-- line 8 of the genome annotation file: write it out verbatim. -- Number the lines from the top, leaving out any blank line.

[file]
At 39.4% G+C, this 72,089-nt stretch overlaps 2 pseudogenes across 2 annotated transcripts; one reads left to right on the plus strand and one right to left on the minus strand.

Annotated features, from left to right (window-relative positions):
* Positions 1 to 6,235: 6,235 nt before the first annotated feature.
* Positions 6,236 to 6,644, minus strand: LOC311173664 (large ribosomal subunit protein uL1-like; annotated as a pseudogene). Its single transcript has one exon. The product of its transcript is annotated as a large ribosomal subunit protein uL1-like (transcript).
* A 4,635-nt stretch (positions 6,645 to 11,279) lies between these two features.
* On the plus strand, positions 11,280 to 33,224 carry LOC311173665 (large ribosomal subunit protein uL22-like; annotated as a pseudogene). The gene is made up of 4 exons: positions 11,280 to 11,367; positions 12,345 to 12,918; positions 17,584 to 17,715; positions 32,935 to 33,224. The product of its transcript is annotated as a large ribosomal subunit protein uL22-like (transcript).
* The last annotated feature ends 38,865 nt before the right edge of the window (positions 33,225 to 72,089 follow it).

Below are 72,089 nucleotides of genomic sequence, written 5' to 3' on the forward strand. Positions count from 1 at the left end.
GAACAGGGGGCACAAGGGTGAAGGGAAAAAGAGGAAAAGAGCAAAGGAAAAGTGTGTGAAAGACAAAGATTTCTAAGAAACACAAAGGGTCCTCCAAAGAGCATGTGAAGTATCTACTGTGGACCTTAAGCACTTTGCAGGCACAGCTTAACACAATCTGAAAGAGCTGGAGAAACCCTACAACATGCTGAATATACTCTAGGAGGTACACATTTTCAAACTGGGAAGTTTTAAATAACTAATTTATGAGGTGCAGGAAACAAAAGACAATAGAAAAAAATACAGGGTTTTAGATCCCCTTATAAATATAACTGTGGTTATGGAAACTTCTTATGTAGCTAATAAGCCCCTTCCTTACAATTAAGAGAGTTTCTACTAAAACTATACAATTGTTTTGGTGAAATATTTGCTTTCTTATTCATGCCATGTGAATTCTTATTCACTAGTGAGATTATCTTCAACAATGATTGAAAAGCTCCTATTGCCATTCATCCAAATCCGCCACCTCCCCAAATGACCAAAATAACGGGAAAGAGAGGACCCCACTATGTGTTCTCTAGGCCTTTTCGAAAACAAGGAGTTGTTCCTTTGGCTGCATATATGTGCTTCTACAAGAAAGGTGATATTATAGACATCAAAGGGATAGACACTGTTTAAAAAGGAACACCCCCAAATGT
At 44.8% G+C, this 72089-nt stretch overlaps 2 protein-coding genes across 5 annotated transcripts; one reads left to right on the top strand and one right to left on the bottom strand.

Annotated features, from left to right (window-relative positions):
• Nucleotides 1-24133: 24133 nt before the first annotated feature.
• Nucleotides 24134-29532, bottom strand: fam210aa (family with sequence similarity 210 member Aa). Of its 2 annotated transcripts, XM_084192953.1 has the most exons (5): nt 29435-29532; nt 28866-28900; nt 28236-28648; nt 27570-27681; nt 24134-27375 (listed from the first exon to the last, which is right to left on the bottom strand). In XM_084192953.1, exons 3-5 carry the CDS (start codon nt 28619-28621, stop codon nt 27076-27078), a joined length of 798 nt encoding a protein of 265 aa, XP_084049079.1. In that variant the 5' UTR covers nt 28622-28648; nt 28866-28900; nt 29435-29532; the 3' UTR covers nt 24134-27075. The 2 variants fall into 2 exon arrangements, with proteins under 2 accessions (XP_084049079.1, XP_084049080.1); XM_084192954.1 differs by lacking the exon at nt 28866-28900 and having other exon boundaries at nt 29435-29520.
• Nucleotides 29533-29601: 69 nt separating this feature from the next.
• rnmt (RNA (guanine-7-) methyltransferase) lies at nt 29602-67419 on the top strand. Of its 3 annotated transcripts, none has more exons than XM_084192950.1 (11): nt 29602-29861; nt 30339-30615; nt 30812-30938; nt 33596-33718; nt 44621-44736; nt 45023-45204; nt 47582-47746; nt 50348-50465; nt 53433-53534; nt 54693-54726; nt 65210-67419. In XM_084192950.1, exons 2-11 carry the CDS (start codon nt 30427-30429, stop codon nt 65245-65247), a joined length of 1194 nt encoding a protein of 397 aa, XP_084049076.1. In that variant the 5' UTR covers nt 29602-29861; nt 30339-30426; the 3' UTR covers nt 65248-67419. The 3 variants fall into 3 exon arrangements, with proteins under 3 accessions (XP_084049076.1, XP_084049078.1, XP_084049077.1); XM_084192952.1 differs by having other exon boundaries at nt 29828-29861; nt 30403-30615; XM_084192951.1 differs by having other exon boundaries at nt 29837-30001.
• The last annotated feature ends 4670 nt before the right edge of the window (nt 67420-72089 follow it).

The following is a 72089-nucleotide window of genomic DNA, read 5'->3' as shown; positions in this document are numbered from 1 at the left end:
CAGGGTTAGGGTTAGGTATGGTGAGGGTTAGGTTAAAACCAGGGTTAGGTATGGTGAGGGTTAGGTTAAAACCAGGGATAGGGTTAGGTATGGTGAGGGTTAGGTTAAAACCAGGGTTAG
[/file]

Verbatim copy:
Below are 72,089 nucleotides of genomic sequence, written 5' to 3' on the forward strand. Positions count from 1 at the left end.